Originally posted by the Society for Human Resources Management (SHRM) on April 13, 2018. Written by Stephen Miller, CEBS.
Employers no longer consider voluntary benefits as simply add-ons but rather as “a way to address a host of employee needs, offer choice and allow employees to personalize their rewards,” said Lydia Jilek, director of voluntary benefits at consultancy Willis Towers Watson.
Voluntary benefits are supplemental to core health insurance and retirement savings plans and are typically employee-paid through salary-deferred contributions. They can be a cost-efficient way to provide additional coverage to employees, who can purchase these plans through their employer at a lower, group rate.
Newly released findings from Willis Towers Watson’s 2018 Emerging Trends: Voluntary Benefits and Services Survey of large employers show that:
- Only a handful of respondents (5 percent) say voluntary benefits will have little importance to the value they offer employees through their total rewards strategy. Five years ago, 41 percent of employers said voluntary benefits would have little importance.
- More than two-thirds of employers (69 percent) believe voluntary benefits will be a very or more-important component of their total rewards strategy in three to five years.
The survey was conducted in November 2017, with responses from 336 large U.S. employers representing more than 4.3 million employees. Eighty percent of the respondents have more than 1,000 employees.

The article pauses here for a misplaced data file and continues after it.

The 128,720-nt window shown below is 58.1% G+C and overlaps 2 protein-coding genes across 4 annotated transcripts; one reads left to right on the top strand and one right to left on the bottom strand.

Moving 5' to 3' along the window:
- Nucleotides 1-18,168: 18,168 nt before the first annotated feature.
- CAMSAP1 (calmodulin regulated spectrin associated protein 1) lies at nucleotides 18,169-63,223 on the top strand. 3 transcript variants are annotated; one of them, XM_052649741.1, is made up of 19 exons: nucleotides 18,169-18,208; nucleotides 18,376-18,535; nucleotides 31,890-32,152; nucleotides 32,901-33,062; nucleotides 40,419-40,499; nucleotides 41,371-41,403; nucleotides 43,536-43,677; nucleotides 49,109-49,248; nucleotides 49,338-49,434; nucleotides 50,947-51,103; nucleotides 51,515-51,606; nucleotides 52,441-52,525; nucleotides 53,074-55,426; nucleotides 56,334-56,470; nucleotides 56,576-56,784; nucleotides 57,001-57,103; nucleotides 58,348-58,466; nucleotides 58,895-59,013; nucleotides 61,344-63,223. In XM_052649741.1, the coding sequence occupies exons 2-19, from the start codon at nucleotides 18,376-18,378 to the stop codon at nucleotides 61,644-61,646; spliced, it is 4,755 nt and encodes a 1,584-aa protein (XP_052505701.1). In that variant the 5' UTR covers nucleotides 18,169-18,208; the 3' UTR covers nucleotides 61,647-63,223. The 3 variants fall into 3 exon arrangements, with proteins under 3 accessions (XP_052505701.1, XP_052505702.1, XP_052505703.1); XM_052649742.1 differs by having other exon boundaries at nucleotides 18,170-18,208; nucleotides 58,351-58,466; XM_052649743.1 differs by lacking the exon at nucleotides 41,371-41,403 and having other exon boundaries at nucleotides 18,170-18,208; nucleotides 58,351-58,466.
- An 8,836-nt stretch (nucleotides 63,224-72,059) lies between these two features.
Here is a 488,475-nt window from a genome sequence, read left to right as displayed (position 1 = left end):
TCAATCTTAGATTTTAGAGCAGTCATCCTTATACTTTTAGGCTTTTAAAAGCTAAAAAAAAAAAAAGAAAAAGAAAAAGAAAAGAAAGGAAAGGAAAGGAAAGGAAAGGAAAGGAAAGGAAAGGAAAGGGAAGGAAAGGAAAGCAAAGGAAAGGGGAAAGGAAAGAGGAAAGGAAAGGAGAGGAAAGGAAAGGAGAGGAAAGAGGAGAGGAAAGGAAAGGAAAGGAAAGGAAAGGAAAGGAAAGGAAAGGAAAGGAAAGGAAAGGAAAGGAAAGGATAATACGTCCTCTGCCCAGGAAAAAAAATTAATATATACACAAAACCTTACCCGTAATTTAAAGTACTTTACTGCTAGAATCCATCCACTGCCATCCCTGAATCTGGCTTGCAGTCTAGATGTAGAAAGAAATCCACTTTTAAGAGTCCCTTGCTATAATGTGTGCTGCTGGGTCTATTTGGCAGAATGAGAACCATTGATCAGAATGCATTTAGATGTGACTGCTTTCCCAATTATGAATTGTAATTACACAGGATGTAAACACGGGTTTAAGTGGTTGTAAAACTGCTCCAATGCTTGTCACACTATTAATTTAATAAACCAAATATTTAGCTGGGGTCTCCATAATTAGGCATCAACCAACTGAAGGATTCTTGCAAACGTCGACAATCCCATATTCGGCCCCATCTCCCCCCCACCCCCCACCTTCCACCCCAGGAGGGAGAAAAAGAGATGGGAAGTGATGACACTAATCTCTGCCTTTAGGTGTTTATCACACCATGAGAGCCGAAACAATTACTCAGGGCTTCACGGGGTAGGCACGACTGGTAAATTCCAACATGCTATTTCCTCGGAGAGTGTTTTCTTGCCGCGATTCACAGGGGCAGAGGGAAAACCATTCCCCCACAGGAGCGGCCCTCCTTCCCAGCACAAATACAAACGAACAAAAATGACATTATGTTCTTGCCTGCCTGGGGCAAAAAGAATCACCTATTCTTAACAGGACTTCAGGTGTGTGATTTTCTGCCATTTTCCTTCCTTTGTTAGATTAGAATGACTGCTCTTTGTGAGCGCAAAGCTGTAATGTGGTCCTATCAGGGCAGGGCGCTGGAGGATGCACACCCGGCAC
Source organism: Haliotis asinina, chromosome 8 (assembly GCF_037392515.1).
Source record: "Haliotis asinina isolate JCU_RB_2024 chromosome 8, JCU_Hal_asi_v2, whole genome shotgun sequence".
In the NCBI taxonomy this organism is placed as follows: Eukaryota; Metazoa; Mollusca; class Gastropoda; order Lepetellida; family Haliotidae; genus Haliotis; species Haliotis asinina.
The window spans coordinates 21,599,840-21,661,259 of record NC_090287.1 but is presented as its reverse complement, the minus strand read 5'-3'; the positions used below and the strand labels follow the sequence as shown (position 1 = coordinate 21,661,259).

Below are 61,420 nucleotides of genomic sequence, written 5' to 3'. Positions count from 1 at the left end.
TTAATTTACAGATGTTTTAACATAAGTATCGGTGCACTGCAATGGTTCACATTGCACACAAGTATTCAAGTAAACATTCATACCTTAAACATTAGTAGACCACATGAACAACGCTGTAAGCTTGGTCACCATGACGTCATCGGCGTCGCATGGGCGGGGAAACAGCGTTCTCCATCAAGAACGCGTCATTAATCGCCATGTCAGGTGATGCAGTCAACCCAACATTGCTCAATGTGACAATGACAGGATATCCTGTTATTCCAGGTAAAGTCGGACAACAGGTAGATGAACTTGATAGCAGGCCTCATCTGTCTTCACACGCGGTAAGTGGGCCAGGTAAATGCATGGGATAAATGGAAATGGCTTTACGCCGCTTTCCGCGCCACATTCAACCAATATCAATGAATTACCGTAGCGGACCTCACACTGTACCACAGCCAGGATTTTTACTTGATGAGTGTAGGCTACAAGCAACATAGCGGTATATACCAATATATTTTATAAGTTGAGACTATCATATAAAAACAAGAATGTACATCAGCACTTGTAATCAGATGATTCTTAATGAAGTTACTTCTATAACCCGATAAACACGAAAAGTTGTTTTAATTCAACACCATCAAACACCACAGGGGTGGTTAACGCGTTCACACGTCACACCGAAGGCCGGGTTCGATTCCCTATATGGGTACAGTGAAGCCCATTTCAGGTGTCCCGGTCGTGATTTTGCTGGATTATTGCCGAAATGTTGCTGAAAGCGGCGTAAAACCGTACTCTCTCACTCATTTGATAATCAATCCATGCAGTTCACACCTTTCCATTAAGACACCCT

“While employers continue to embrace traditional voluntary benefits, such as life and disability coverage, they are offering benefits more often to help employees and their families with their financial issues,” said Mary Tavarozzi, managing director of health and benefits at Willis Towers Watson.
“The good news is that improvements in enrollment technology are making it easier for employers to expand their voluntary benefit offerings—and the expanded choices are resonating,” said Sherri Bockhorst, managing director of benefits delivery and administration at Willis Towers Watson.
Options on the Rise
“Attractive benefits can make the difference between whether a prospective employee accepts a job offer or not,” said Ray August, CEO of Benefitfocus, a benefits management software company. The firm’s 2018 report The State of Employee Benefits, published earlier this year, analyzed data from 540 large employers with more than 1,000 employees, representing 1.3 million benefit plan enrollees.
“For 2018, 42 percent of employers offered at least one of three voluntary income protection benefits to their employees—voluntary accident, critical illness and/or hospital indemnity plans—and 18 percent offered all three,” said Justin Verona, Benefitfocus lead researcher and co-author of the report. Those numbers are up from their 2016 levels.
“Employees continue to appreciate these options,” added Logan Butler, Benefitfocus lead writer and report co-author. “When given the choice, 25 percent elected at least one of the three voluntary income protection products for 2018, with over 20 percent enrolling in multiple plans.”
“It’s clear that workers are increasingly interested in building financial security in areas beyond health care,” Verona said, noting that participation in identity protection and legal insurance plans increased by 17 percent and 13 percent, respectively, year over year.
“Through a wide array of voluntary benefit options, employers can offer a more comprehensive benefits package to cover practically every aspect of their employees’ lives,” Butler noted, “but each life is different, and employees need help understanding the variables that impact their coverage needs and identifying the combination of benefits that’s right for them.”